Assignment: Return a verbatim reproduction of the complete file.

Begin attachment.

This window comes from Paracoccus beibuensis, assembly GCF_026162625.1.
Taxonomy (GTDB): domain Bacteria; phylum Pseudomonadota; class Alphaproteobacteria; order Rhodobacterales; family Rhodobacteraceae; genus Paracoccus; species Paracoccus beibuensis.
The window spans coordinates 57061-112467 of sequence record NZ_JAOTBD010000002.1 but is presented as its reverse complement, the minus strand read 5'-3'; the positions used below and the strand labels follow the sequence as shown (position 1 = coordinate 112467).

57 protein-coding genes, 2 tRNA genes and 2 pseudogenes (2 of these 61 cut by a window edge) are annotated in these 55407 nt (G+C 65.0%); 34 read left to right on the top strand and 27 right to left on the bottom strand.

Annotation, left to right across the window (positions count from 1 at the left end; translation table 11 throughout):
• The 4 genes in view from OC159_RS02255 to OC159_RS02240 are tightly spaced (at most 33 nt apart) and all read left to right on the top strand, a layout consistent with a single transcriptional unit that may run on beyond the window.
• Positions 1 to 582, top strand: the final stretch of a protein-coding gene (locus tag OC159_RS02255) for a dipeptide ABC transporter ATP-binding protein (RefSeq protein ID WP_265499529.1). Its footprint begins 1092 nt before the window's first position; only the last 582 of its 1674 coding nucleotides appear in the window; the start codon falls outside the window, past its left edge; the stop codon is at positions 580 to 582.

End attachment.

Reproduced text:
This window comes from Paracoccus beibuensis, assembly GCF_026162625.1.
Taxonomy (GTDB): domain Bacteria; phylum Pseudomonadota; class Alphaproteobacteria; order Rhodobacterales; family Rhodobacteraceae; genus Paracoccus; species Paracoccus beibuensis.
The window spans coordinates 57061-112467 of sequence record NZ_JAOTBD010000002.1 but is presented as its reverse complement, the minus strand read 5'-3'; the positions used below and the strand labels follow the sequence as shown (position 1 = coordinate 112467).

57 protein-coding genes, 2 tRNA genes and 2 pseudogenes (2 of these 61 cut by a window edge) are annotated in these 55407 nt (G+C 65.0%); 34 read left to right on the top strand and 27 right to left on the bottom strand.

Annotation, left to right across the window (positions count from 1 at the left end; translation table 11 throughout):
• The 4 genes in view from OC159_RS02255 to OC159_RS02240 are tightly spaced (at most 33 nt apart) and all read left to right on the top strand, a layout consistent with a single transcriptional unit that may run on beyond the window.
• Positions 1 to 582, top strand: the final stretch of a protein-coding gene (locus tag OC159_RS02255) for a dipeptide ABC transporter ATP-binding protein (RefSeq protein ID WP_265499529.1). Its footprint begins 1092 nt before the window's first position; only the last 582 of its 1674 coding nucleotides appear in the window; the start codon falls outside the window, past its left edge; the stop codon is at positions 580 to 582.